Monday, February 8, 2010

I am Better at English Than He!

Grammar warriors, help me out.

Would you teach junior high schoolers that they should be saying:

"He is taller than I." OR
"He is taller than me."

Now, I know the grammatical arguments. I know the controversy over whether "than" is a conjunction or a preposition. However, I take a more organic view to these things. Do you think it would better serve a teenager to say "I" or "me"?

I am going with "me" on this one but some other teachers disagree with me. If a junior high student would be encountering actual conversations from the vernacular, I think it would serve them better. Of course, I am teaching in Japan so all they are encountering are stilted text readings created by committees of non-native speakers. I think teachers feel more comfortable explaining the rules for "I."

I would consider teaching it this way:

"I am tall."
"He is tall."
"He is taller than I am."

This would require materials for the board to illustrate, but it would be easy to teach I think as they would already grasp "I am..." Then again:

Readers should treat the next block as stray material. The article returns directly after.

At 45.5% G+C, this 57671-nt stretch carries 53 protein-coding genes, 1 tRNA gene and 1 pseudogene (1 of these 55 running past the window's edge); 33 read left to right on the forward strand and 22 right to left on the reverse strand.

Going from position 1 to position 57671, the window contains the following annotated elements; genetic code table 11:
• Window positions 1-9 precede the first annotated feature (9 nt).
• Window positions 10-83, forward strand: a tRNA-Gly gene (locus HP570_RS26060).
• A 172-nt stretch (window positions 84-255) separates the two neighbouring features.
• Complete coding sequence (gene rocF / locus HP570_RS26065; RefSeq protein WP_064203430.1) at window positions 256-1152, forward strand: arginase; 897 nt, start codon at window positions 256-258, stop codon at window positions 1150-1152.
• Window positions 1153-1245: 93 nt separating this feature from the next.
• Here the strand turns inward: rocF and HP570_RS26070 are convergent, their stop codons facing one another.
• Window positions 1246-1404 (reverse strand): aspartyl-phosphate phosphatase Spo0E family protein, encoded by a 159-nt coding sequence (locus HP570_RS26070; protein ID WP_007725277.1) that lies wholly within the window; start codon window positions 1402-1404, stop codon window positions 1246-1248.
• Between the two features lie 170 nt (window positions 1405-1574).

"I am tall."
"He is tall."
"He is taller than me."

Might be a good way to teach about the object of the sentence. The counter argument being that you cant say, "He is taller than me am."

But, let's think about a 12 year old complaining:

"I'm so short. When will I grow. This sucks. Everybody is taller than I!"

Doesn't really work, does it?

Help me out.


Reading back through my Strunk and White I find the cautrionary "In general, aviod 'understood' verbs by supplying them." As usual, I defer to the masters and find them correct.

For example:

"He eats pizza more than I."
"He eats pizza more than I do."

"She lloves him more than me."
"She love him more than I do."

Better English that way, I think.


The Morholt said...

As a descriptivist rather than prescriptivist, I agree with you. Even in the hallowed halls of academe, in University English departments, I have never yet met a pedantic ass quite so pompous as to say "He is taller than I" (even though I almost invariably am.)
In short, though the rules likely support the former, and the former is easier to explain on the board, the latter is invariably the way the educated persons using standard English express themselves. Maybe it is otherwise at Oxford and Cambridge, in the byways of Leeds and the tea shoppes of merry olde London, I'm not sure. But I think not.

wwc said...

Langauges weren't made in a lab and shouldn't be a slave to rules. I know I am one to yell about incorrct English, but to the extent that it is mutualy understood and spoken, I think the frmework is maleable. Do you know anyone who says "He is much faster than I!" No. If they do they are silly. One of the characteristics of academic writing is that it sounds different than spoken English, so naturally not all of the rules will apply.

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